Amid a departmentwide staffing crisis and an uptick in violent crime within city limits, the Berkeley Police Department, or BPD, now faces the prospect of more staff departures, with a reported 80 percent of current officers considering leaving the department, according to a survey conducted by the Berkeley Police Association, or BPA.
The BPA, which represents BPD officers, announced the statistics to BPD officers and members of the Police Review Commission, or PRC. The numbers were compiled from an internal poll of union membership, according to BPD spokesperson Sgt. Andrew Frankel.
“I think there is a bit of a hysteria that has been created around this that doesn’t reflect what’s actually happening,” said Andrea Prichett, founder of Berkeley Copwatch, a local group that tracks police actions.
The survey measured the percentage of current officers who had actively searched for alternate employment opportunities, not those who had officially announced their leave, according to Prichett. She added that officer retention numbers have been dropping, decreasing from 159 officers on Jan. 24 to 136 officers as of press time.
Frankel attributed the departure of officers to a combination of factors, including staffers choosing to pursue careers as investigators or trying to find jobs at agencies closer to their own homes. Other officers, Frankel said, have resigned in order to work under other agencies that “receive more support from the community.”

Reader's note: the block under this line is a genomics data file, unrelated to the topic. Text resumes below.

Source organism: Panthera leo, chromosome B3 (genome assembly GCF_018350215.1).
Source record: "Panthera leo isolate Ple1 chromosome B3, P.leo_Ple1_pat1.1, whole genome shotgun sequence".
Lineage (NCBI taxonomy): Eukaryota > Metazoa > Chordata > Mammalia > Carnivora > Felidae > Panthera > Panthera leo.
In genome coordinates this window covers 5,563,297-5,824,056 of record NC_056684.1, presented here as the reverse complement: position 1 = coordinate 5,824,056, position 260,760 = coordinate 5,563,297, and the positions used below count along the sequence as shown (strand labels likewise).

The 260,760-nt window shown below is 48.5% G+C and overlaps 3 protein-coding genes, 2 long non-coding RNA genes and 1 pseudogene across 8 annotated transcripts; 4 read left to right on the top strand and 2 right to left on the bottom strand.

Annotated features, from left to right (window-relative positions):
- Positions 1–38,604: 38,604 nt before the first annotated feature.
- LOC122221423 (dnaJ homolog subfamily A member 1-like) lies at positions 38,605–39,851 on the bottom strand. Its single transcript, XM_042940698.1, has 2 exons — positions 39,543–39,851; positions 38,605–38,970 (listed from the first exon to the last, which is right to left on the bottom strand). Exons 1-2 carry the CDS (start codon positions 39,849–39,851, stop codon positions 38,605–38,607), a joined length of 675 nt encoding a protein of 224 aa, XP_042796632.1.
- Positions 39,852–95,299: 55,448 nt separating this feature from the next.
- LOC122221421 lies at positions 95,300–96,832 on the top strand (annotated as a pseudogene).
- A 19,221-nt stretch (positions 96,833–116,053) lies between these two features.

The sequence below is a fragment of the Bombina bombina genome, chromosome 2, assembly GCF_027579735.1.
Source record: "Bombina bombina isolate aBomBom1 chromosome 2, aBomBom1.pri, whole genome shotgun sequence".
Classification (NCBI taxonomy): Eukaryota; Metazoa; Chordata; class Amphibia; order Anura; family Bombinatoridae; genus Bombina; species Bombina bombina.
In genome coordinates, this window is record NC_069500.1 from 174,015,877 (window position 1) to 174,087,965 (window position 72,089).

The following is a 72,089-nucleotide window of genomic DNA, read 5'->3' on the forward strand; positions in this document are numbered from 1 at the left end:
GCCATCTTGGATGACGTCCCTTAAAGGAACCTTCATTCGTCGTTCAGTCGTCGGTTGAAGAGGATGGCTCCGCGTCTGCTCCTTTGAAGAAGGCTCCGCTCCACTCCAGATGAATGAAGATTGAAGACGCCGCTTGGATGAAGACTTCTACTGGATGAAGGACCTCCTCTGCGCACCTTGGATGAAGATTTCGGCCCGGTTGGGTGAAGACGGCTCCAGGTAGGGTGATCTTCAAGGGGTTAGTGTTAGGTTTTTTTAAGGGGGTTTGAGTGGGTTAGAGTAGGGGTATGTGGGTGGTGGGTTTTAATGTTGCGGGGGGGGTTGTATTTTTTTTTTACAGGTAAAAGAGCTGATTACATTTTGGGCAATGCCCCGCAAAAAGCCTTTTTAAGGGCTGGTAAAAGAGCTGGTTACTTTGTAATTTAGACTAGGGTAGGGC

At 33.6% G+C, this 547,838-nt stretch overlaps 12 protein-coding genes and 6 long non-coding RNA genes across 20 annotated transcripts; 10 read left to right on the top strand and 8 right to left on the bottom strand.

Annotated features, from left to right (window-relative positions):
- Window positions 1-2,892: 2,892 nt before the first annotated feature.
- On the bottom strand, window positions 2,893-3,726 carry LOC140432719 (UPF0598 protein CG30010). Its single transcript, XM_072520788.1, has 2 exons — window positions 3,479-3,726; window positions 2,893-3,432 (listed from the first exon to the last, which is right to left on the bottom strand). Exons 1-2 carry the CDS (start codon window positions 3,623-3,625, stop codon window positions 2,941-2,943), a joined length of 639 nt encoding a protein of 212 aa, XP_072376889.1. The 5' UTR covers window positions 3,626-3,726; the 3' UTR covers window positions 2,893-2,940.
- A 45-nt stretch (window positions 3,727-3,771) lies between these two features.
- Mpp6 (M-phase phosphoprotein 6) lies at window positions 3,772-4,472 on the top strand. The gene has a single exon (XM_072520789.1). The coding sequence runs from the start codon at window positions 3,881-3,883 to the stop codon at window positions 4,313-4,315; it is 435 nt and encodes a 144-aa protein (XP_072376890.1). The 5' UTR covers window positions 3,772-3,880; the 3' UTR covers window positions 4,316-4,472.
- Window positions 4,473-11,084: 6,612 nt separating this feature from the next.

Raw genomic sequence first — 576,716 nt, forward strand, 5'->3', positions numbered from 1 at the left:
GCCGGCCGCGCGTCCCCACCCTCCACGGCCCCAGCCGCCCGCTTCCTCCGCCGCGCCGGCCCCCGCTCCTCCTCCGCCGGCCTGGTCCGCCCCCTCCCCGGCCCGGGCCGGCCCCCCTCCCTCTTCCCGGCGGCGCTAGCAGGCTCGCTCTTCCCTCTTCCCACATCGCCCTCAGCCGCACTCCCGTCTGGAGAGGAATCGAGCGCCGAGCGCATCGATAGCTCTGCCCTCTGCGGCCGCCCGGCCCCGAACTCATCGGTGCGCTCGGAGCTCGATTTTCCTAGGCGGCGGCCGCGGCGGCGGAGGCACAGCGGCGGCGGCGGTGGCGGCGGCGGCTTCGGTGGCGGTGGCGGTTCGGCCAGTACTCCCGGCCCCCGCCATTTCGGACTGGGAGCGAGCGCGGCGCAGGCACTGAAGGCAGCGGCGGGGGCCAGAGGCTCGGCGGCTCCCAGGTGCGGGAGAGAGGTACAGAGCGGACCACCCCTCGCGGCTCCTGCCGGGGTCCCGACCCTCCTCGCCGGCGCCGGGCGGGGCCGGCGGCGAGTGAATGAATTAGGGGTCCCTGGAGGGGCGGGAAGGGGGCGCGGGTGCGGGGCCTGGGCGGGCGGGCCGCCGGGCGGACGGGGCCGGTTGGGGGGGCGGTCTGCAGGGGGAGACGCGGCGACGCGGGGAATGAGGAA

Prichett, however, said the exodus of police officers in Berkeley reflects a national trend in decreasing police recruitment because of the recent public scrutiny surrounding police accountability.
“The problem is not our City Council — the problem is surrounding the institution of policing itself,” Prichett said. “The failure of accountability to maintain the credibility of policing as an institution is to blame.”
George Perezvelez, PRC commissioner of 12 years, said the shifting dynamics between the Berkeley City Council, PRC and the community are the primary cause of staff departures.
Perezvelez attributed the tensions between BPD and PRC to a lack of police oversight experience within the newest crop of PRC members, who were appointed to their posts by councilmembers. He alleged that the biases of PRC and councilmembers damaged the longstanding relationship between those groups and BPD.
UC Berkeley junior Sahana Matthews currently heads the PRC as chief commissioner.
“Changes in the makeup of City Council and changes in the makeup of the PRC have exacerbated the dynamic and made (officers) reconsider their employment,” Perezvelez said. “The worst thing that could have happened to the PRC is that the City Council appointed members who have explicit biases about the police department.”
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